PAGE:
CANCER BUZZ: How has having this role improved testing coordination and patient care?

Crystal Enstad, MBA, BSN, RN, OCN: Absolutely. It not only allowed us to double the amount of patients getting testing, but really I think more importantly, it's helped us align our practice with the standards and allowed a streamline workflow that gets genomic testing to the patient at the clinically approved time and really more consistently, more streamlined and more efficiently.

CANCER BUZZ: For practices who want to introduce a steward to precision medicine, what do they need to look for?

Crystal Enstad, MBA, BSN, RN, OCN: Absolutely. I think that this role could look differently in different programs, and I think it's getting an inventory of the current state of affairs, so who's doing the genomic testing and what are the touch points that are happening through each one of those departments? Because Genomics is multi-departmental. It starts at patient facing, it's going from provider to their support team to the patient to billing and then to pathology and the vendor, and then a return cycle.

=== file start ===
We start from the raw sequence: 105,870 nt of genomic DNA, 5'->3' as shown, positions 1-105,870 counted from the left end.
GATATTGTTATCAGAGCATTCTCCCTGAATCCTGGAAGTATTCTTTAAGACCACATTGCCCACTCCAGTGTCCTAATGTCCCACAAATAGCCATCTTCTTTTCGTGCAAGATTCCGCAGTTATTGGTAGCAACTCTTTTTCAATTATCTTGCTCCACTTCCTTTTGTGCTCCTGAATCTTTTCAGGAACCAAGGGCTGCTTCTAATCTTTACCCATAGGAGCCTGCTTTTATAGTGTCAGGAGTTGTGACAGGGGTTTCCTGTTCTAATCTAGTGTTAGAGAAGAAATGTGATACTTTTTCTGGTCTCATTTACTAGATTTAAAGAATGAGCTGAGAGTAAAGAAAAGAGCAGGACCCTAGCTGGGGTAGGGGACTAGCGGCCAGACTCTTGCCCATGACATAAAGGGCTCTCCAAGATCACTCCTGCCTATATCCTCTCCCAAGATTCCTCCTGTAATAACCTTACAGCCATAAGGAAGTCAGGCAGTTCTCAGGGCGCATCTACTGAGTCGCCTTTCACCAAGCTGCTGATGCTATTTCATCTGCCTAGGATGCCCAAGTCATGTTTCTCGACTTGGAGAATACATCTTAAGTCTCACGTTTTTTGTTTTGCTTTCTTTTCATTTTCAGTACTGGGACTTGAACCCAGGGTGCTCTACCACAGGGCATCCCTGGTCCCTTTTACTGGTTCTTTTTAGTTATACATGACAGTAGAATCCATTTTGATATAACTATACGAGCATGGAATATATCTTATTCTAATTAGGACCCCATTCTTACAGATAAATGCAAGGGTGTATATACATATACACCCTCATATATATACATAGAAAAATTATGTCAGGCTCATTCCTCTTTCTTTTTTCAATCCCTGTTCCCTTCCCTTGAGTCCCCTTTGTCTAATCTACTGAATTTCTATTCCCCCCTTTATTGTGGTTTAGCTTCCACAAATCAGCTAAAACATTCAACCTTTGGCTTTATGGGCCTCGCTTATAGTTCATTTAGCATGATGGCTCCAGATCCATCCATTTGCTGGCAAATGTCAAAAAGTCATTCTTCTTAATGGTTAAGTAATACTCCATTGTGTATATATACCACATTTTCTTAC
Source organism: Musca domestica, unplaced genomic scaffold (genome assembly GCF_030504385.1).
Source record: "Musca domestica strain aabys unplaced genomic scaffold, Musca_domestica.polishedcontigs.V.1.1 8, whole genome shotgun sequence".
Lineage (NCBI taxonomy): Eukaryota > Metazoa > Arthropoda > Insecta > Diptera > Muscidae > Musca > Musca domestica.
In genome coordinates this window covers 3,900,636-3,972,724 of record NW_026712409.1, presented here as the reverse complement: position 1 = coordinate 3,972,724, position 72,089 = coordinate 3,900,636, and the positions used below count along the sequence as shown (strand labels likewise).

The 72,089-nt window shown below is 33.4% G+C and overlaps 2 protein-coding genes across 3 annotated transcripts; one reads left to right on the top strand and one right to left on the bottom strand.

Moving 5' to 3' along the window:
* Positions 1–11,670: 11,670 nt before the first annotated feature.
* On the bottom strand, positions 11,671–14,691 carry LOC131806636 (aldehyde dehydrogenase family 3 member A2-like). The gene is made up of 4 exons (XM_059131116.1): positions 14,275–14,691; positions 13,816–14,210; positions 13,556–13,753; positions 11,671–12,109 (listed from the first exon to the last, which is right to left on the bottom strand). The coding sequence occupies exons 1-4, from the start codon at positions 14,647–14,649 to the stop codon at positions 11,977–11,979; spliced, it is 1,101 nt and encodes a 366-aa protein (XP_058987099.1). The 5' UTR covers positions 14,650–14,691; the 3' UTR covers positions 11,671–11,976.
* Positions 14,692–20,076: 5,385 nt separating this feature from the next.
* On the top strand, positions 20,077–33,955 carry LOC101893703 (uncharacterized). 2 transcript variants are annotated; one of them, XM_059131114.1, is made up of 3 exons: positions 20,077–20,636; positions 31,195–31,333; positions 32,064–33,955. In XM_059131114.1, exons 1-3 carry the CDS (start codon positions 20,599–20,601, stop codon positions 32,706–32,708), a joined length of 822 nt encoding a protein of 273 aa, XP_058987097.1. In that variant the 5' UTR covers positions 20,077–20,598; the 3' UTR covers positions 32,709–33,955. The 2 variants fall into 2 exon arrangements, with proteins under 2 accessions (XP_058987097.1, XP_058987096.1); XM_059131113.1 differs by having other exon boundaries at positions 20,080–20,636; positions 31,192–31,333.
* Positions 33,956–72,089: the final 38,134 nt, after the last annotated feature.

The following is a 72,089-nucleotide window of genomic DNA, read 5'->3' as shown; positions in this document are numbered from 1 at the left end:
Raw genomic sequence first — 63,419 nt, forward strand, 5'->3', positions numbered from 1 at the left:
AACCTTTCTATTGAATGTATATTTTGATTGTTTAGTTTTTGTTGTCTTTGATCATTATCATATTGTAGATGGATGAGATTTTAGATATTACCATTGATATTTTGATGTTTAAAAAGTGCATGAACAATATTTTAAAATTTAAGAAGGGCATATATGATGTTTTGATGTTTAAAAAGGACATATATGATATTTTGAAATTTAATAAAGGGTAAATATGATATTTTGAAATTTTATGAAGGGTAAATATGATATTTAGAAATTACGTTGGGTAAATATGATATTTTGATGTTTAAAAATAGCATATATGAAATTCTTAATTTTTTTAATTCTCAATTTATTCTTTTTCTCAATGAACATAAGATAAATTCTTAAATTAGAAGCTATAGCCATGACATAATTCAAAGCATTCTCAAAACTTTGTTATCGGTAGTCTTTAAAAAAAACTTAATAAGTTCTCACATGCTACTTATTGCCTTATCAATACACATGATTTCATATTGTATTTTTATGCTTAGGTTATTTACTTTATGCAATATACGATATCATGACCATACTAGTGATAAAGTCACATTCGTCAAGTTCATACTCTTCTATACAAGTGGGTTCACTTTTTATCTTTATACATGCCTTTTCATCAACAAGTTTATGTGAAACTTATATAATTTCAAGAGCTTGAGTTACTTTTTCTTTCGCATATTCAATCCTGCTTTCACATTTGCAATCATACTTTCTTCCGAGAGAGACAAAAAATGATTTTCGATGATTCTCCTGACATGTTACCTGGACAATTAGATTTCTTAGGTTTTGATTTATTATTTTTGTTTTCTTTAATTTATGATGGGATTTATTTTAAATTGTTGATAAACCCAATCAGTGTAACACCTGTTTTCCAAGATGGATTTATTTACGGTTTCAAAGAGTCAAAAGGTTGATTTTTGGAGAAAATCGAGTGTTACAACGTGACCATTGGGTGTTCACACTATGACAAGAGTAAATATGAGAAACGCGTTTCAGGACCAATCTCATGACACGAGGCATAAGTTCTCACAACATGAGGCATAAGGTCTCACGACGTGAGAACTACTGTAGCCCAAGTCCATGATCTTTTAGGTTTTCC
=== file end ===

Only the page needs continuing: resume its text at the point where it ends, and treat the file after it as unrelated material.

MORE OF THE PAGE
And so each one of those touch points really just process mapping that, identifying how to streamline that, and then how do you keep your staff current. So if you have a smaller body of staff, you might be able to just create a more streamlined process. If you have a larger institution, it's really difficult to keep everyone competent and up to date. So really trying to streamline, create that workflow and then give them the opportunity to have that content expert to guide that patient through the experience and then ensure all of those key touchpoints are happening timely.

CANCER BUZZ: Thank you, Crystal. You could find more resources related to today's discussion in the show notes, you will also find links there to ACCC's comprehensive precision medicine education program. Until next time, on behalf of all of us here at CANCER BUZZ TV, thank you for watching. I'm Summer Johnson.

The views and opinions expressed herein are those of the author(s)/faculty member(s) and do not reflect the official policy or position of their employer(s) or the Association of Community Cancer Centers.